Bicycling became the rage in Europe and in the US in the 1890s. There are estimates of 10 million bicycles in use in the US by the 1890s, this in a population of 75 million. The prospective expansion seemed limitless. but a dark speck was advancing on the horizon. A new vehicle known as the horseless carriage began appearing on the paved roads that bicyclists had lobbied to create. In another twist of fate, bicycle mechanics J. Frank and Charles E. Duryea of Springfield, Massachusetts, had designed the first successful American gasoline automobile in 1893. They went on to make the first sale of an American-made gasoline car in 1896. The car really emerged as America's vehicle of choice when Henry Ford introduced the Model T in 1908.

By the 1950s, bicycle riding was largely confined to children and teenagers. However, in the 1970s the birth of the mountain bike revived cycling as a leisure activity for adults, allowing off-road riding in wilder areas. Road racing, represented by the famous Tour de France, is a major organized sport characterized by the stunning performance and courage of recent three-time winner Lance Armstrong. Like all aspects of life today, technology has advanced the bicycle far beyond the high wheelers of the past. This amazing growth curve has sparked renewed interest in all forms of cycling.

Innovations in equipment have dramatically reshaped many sports, often in very unexpected ways. In the 1980s aerodynamic engineers redesigned the javelin so that with a precise, technically perfect throw, it would fly farther than the strongest athletes had ever thrown it before. In the hands of techniqueoriented athletes it set new records, but it proved dangerous, too, when it landed in a judges' tent at the 1984 Olympics. Authorities returned its center of gravity to its original position, and the most powerful athletes became the champions once again. In skiing, new plastic boots and bindings have replaced metal and leather ones, and ski patrols respond to fewer broken legs but many more knee injuries.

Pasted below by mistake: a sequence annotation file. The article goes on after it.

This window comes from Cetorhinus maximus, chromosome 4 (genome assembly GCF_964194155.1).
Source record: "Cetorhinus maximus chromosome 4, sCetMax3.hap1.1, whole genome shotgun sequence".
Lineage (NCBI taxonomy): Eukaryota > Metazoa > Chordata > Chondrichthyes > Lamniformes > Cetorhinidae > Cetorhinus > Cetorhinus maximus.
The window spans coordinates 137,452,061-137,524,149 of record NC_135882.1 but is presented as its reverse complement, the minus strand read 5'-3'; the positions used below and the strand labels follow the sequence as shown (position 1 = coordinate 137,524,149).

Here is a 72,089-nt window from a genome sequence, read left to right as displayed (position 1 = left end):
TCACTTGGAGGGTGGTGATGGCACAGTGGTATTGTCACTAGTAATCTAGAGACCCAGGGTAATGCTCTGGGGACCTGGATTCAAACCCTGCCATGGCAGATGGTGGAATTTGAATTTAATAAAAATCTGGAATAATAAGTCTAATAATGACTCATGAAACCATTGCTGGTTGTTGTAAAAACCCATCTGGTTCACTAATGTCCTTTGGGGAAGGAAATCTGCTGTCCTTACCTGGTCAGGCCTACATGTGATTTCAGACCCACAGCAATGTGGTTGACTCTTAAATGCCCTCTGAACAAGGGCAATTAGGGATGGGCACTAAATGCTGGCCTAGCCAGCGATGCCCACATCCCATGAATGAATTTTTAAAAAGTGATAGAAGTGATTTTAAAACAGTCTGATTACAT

Such consequences of technology are hardly new. Way back in the 1870s the introduction of the sliding seat in rowing transformed a choppy upper-body sport into a graceful full-body exercise. In football the rise of the plastic helmet in place of leather, around 1950, allowed the sport to become more brutal, more than tripling the number of neck injuries and doubling the deaths from cervical spine injuries. Changing technology affects the nature of a game, the kinds of athletes who succeed, and how everyone gets hurt.

In tennis the first new technology to upset the status quo was the racket itself, which appeared around the fifteenth century. Playing tennis with the hand was considered excellent exercise, and the racket reduced effort and sweat. Not only that, but for the Renaissance nobility to which the game belonged, grace and elegance were more important than the power and efficiency the racket could provide. Most players chose simply to ignore it.

The Brunswick Mineralite bowling ball, introduced in 1914 and made until around 1980. One of the most durable consumer goods ever manufactured, it sold in the millions with a lifetime warranty, yet only a handful were ever returned as defective. By replacing the easily deformed lignum vitae ball, it helped make bowling America's most popular participant sport.